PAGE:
7 ways to build trust online using social media
By Lauren McNitt
Social media is one way advisors can establish credibility online as an industry expert, thereby gaining the trust of clients and potential clients. Here are some tips:
1. Personalize your social media presence.
Include your headshot on each of your social media pages, and share unique things about yourself and your firm. Provide fans and followers with a legitimate way to reach you. Don’t include contact information such as email@example.com; offer followers a personal email address with your name.
This transfers to your website, as well. Never have visitors fill out an anonymous form. Instead, give them a phone number and a personal email address where you can be reached.
2. Engage and respond.
If someone reaches out to you on Facebook or Linkedin, send them a message in response. If one of your Twitter followers mentions you or retweets one of your posts, thank them.
Monitor discussions about yourself and your firm on your social media sites. If you find any that are negative, address them directly and professionally. Remember that once you post something online, it stays online. Don't ever post anything you might regret later.
3. Build your following.
What looks more credible, a Facebook fan page with 10 fans or a page with 500 fans? Spend time building your fan base and followers.
4. Update your pages consistently.
You will lose credibility if you let your social media presence lapse and become outdated. You don’t want potential clients to come across your Facebook page and wonder if you’re still in business because there hasn't been a post in six months. Whether it’s daily or weekly, make sure you update your pages consistently.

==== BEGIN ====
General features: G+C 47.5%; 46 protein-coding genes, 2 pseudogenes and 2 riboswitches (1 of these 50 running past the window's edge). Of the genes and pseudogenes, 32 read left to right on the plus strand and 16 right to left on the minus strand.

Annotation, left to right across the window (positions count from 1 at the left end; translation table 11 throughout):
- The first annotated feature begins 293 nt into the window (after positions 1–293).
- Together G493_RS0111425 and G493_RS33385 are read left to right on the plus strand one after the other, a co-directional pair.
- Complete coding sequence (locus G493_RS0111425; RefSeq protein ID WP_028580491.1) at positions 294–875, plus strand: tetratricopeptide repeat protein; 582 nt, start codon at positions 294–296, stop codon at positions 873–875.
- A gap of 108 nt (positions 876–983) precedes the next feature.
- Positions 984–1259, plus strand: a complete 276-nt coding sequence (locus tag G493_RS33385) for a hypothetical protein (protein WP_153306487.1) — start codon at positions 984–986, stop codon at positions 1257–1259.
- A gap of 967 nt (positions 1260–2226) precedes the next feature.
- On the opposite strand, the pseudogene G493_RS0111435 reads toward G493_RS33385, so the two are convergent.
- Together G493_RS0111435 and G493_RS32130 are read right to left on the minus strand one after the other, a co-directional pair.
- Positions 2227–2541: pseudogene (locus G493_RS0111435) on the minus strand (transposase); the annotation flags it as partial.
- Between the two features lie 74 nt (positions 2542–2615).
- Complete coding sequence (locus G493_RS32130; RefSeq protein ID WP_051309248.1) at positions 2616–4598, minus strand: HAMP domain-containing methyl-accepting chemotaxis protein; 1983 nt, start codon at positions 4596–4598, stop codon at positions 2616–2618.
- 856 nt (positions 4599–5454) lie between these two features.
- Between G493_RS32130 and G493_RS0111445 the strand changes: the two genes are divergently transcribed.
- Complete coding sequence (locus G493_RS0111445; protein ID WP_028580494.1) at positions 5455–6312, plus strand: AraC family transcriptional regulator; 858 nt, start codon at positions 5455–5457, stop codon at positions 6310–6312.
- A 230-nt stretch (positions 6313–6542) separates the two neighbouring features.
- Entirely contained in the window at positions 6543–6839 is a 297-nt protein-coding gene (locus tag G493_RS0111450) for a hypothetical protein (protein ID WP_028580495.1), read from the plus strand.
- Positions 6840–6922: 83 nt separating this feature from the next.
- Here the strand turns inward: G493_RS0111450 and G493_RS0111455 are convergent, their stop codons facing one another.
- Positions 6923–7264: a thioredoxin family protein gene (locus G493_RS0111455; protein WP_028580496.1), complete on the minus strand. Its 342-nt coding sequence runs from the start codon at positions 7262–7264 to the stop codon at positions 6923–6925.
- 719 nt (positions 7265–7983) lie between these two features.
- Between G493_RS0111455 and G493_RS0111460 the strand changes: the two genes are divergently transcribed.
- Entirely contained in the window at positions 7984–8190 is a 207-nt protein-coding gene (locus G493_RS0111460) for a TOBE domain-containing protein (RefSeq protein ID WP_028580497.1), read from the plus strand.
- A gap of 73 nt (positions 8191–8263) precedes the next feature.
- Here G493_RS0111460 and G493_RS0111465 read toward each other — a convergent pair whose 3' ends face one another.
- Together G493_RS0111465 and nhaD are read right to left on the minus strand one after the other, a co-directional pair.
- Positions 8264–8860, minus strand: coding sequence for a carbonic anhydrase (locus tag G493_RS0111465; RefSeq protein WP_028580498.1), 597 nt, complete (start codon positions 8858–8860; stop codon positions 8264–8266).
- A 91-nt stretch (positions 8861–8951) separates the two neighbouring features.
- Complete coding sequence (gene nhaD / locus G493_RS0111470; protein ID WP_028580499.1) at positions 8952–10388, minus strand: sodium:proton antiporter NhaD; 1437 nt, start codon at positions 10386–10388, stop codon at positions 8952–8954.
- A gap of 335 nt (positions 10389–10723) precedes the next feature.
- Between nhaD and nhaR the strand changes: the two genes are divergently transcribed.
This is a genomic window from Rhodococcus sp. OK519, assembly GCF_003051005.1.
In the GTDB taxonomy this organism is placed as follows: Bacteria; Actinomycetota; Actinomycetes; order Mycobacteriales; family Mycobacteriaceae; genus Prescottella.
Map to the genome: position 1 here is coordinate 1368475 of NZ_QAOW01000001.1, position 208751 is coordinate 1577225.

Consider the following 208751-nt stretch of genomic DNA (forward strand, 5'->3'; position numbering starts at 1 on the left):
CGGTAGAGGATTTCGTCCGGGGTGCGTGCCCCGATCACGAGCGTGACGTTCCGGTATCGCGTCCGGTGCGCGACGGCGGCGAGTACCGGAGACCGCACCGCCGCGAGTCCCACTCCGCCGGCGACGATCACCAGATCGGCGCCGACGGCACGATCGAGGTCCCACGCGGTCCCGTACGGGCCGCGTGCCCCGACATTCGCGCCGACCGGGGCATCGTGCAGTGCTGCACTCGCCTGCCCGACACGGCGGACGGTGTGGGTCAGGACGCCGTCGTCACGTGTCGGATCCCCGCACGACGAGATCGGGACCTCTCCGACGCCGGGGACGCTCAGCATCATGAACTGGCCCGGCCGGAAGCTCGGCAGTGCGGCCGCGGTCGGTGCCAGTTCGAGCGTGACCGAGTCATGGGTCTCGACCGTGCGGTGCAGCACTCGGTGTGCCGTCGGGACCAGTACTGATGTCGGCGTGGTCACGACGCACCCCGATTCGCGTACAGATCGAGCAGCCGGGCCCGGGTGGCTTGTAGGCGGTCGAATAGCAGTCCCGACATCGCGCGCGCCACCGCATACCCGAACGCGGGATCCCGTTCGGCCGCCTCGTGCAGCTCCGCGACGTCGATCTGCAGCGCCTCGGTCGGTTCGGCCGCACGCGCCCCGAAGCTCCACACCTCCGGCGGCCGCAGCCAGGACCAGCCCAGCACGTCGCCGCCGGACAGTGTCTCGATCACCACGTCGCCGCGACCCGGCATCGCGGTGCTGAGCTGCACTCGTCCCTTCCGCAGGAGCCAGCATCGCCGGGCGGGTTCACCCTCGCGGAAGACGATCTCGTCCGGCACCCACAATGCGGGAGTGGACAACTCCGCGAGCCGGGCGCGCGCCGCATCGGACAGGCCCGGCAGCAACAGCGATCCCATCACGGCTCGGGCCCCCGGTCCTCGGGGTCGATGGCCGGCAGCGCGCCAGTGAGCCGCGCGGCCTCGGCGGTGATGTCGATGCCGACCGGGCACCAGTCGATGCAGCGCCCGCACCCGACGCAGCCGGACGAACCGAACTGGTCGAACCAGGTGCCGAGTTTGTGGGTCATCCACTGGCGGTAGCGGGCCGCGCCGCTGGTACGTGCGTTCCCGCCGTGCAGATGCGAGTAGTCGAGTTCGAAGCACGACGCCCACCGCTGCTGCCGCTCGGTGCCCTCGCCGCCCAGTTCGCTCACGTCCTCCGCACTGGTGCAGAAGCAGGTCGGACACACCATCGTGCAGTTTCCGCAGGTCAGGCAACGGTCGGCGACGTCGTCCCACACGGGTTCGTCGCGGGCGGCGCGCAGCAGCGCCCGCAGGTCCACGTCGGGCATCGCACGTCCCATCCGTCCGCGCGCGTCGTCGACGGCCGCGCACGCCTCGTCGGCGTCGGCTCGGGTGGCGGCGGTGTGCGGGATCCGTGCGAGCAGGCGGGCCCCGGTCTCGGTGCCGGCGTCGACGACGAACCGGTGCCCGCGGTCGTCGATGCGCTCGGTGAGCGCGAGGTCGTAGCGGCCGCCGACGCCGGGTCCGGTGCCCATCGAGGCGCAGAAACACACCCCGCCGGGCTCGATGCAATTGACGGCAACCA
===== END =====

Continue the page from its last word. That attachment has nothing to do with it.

5. Don’t spam your followers and fans.
Provide useful information on your social media pages, such as relevant articles and updates on legislation or industry events. You can also share glimpses of your expertise by either sharing content you wrote or sharing tips relating to your services.
Do not use social media to bombard your followers and fans with promotion of your business. They will find this obnoxious and alienating, and it will lead them to stop following you.
6. Separate the personal and the professional.
Make sure you have a separate page for your personal life. You don't want to repel a potential client because they see you follow a politician that isn't in line with their beliefs, or they see you are a fan of a sports team they don't like.
As financial social media expert and ProducersWEB author Amy McIlwain says, “So you had a fun time last weekend dancing, drinking and having a good time at a friend’s wedding and consequently a few tagged pictures of you appear on Facebook. There’s nothing wrong with sharing those photos with personal friends and family, but the last thing you want is for a client to see those photos and find you unprofessional.”
7. Finally, if you don't have an online presence, start building one.
Today, potential clients will question your credibility and trustworthiness if they can’t find you online. At the very least, make sure you have a professional, updated website. But also having well-managed social media pages including a Linkedin profile, a Facebook fan page and a Twitter page will give potential clients the impression that you hold authority in your field.